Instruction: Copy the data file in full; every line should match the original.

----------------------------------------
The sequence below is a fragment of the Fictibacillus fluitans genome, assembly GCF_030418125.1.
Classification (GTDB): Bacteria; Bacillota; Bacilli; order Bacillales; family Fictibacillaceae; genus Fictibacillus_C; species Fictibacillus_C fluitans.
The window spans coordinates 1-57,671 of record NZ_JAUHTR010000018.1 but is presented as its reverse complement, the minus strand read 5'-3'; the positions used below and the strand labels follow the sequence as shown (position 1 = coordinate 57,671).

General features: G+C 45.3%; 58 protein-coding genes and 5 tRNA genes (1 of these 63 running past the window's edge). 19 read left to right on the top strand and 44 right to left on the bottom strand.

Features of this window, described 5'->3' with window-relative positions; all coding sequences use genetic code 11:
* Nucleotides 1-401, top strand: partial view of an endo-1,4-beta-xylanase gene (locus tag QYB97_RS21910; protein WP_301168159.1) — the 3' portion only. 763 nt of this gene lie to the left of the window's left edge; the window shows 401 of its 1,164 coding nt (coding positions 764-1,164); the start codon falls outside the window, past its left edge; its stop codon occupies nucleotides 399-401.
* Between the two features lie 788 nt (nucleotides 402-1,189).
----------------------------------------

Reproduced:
The sequence below is a fragment of the Fictibacillus fluitans genome, assembly GCF_030418125.1.
Classification (GTDB): Bacteria; Bacillota; Bacilli; order Bacillales; family Fictibacillaceae; genus Fictibacillus_C; species Fictibacillus_C fluitans.
The window spans coordinates 1-57,671 of record NZ_JAUHTR010000018.1 but is presented as its reverse complement, the minus strand read 5'-3'; the positions used below and the strand labels follow the sequence as shown (position 1 = coordinate 57,671).

General features: G+C 45.3%; 58 protein-coding genes and 5 tRNA genes (1 of these 63 running past the window's edge). 19 read left to right on the top strand and 44 right to left on the bottom strand.

Features of this window, described 5'->3' with window-relative positions; all coding sequences use genetic code 11:
* Nucleotides 1-401, top strand: partial view of an endo-1,4-beta-xylanase gene (locus tag QYB97_RS21910; protein WP_301168159.1) — the 3' portion only. 763 nt of this gene lie to the left of the window's left edge; the window shows 401 of its 1,164 coding nt (coding positions 764-1,164); the start codon falls outside the window, past its left edge; its stop codon occupies nucleotides 399-401.
* Between the two features lie 788 nt (nucleotides 402-1,189).